How to Help Kids Sleep Through the Night
We cannot be the best versions of ourselves and form the best bonds with our kids if we are completely exhausted. Good sleep is crucial for both parents and children.
One of the first hurdles new parents face is learning how to sleep train a toddler. Even seasoned moms and dads may struggle on how to get a toddler to sleep, and it is not an uncommon complaint for parents of elementary-aged children as well.
Establishing good sleep habits for kids allows not only a sound night’s rest for parents, but it also helps kids wake up feeling refreshed. Sleep is especially important as children head off to school.
Here are five tips on how to get kids to sleep through the night:
Create a routine
Keep your child’s schedule of activities in the same order each day so that they know what to expect, especially when it comes time to head to bed. Creating a set schedule, which includes a regular bedtime, adds a crucial element of consistency. Aim for regular playtimes and mealtimes as well.
Creating a set schedule, which includes a regular bedtime, adds a crucial element of consistency.
Avoid a huge meal
Eating a lot of food before heading to bed may lead to indigestion. It is also best to avoid sugary juices and snacks, which may lead to sugar-stimulated kids who would rather play than snooze.
Evening hours may not be the best time for a rousing game, especially if you want your little ones to sleep through the night. Be sure to use daylight hours for lots of activity and opt for quieter choices at night. Give your child time to calm down and unwind without a ton of stimulation about 45 minutes prior to sleeping.
Set a restful mood
Is your child’s room cold or exceptionally hot? Are there bright lights? Make sure your child’s room is dark and calm to create the best environment possible for a rest that lasts the entire night.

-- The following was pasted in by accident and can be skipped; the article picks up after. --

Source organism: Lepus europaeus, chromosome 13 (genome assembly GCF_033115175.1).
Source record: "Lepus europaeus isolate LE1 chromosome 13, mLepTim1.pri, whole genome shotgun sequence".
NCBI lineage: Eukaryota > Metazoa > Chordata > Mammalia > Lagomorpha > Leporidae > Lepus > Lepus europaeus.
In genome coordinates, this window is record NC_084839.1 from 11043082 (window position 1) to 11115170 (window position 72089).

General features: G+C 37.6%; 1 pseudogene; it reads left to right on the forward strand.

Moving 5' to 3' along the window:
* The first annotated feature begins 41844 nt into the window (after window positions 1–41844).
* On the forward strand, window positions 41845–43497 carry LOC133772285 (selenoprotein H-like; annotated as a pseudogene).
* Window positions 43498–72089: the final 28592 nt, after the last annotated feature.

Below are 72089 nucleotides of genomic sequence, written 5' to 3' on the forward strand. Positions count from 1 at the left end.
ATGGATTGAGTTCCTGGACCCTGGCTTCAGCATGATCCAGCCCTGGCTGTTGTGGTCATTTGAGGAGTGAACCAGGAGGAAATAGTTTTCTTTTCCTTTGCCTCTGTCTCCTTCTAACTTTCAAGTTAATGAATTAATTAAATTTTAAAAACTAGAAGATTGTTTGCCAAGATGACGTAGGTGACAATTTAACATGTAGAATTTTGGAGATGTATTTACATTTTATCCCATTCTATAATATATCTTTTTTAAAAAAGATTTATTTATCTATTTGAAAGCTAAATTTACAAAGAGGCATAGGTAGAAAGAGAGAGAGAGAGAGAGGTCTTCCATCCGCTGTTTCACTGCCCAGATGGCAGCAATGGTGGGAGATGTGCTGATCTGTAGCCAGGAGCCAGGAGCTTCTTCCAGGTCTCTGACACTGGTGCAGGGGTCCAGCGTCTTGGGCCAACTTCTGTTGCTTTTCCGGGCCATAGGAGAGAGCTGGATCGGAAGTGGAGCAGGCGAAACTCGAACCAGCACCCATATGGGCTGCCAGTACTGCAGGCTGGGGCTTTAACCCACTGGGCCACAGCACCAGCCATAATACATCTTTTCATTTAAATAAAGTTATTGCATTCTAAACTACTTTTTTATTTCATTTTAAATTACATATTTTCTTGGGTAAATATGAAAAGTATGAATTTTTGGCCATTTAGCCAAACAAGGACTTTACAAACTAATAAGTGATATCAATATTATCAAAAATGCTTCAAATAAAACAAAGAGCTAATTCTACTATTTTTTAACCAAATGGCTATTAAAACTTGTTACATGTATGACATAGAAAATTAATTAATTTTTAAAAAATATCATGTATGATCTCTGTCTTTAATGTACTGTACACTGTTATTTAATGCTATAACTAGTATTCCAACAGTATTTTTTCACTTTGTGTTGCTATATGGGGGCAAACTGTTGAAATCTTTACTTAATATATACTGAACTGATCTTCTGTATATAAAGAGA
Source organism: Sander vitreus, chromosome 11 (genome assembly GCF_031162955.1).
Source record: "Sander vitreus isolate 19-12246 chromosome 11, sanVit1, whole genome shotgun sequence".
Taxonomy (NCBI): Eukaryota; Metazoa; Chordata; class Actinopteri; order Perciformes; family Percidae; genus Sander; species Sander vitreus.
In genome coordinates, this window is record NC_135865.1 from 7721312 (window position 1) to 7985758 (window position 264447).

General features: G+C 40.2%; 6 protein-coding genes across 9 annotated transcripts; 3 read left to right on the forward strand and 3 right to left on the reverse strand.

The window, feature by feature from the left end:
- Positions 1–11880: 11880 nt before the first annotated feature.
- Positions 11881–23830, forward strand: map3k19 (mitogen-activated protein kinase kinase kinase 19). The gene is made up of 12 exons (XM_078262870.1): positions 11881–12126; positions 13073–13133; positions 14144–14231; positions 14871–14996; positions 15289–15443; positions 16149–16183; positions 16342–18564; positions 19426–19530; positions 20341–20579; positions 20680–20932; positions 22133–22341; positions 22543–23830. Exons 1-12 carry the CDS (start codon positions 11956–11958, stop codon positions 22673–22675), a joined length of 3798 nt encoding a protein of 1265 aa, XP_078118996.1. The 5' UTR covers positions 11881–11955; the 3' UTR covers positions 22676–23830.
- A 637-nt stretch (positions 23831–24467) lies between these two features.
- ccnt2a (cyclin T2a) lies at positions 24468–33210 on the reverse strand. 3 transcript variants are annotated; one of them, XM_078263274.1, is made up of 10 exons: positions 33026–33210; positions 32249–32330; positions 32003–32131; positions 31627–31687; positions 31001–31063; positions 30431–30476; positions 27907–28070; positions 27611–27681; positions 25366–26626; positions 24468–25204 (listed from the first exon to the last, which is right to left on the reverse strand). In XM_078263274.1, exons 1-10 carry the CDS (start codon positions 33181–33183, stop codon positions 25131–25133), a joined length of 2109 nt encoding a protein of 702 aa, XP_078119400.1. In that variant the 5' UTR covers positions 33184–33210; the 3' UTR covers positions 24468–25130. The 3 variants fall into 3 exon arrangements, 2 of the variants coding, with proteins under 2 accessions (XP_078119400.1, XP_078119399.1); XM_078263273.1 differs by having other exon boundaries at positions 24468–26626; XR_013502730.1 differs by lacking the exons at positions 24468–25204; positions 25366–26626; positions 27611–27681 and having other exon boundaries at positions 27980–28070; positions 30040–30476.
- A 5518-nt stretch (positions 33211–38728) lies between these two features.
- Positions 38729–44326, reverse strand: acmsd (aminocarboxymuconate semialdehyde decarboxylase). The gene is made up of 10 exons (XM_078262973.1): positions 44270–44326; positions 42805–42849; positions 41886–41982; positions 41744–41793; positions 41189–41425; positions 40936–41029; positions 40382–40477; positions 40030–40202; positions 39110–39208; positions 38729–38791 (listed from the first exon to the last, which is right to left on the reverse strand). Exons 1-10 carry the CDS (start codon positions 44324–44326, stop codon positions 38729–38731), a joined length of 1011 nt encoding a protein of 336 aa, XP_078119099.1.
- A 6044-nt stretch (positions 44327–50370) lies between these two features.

“I feel like as a generation we are losing sleep over our kids’ sleep.”
Try a variety of sleep training methods
Mom and pediatrician Dr. Mona Amin suggested that parents research and test out different methods of sleep training to help kids learn the skills to sleep on their own. Amin noted that sleep training methods vary widely, so the key is finding an approach that works best for your individual family.
“I feel like as a generation we are losing sleep over our kids’ sleep,” Amin said. “We as a generation have made such a big deal about sleep training, when it’s really not something that is a big deal.”
If you have followed the above steps and your child is still not sleeping through the night, something else may be at play. Perhaps your child has anxiety; something may be bothering them, and they do not know how to shut down their worried brain. Or you could have a strong-willed child on your hands who just wants to be part of what everyone else is doing instead of hunkering down in bed.
If sleep resistance persists, it is best to talk with your pediatrician for tips that are best suited for your unique child.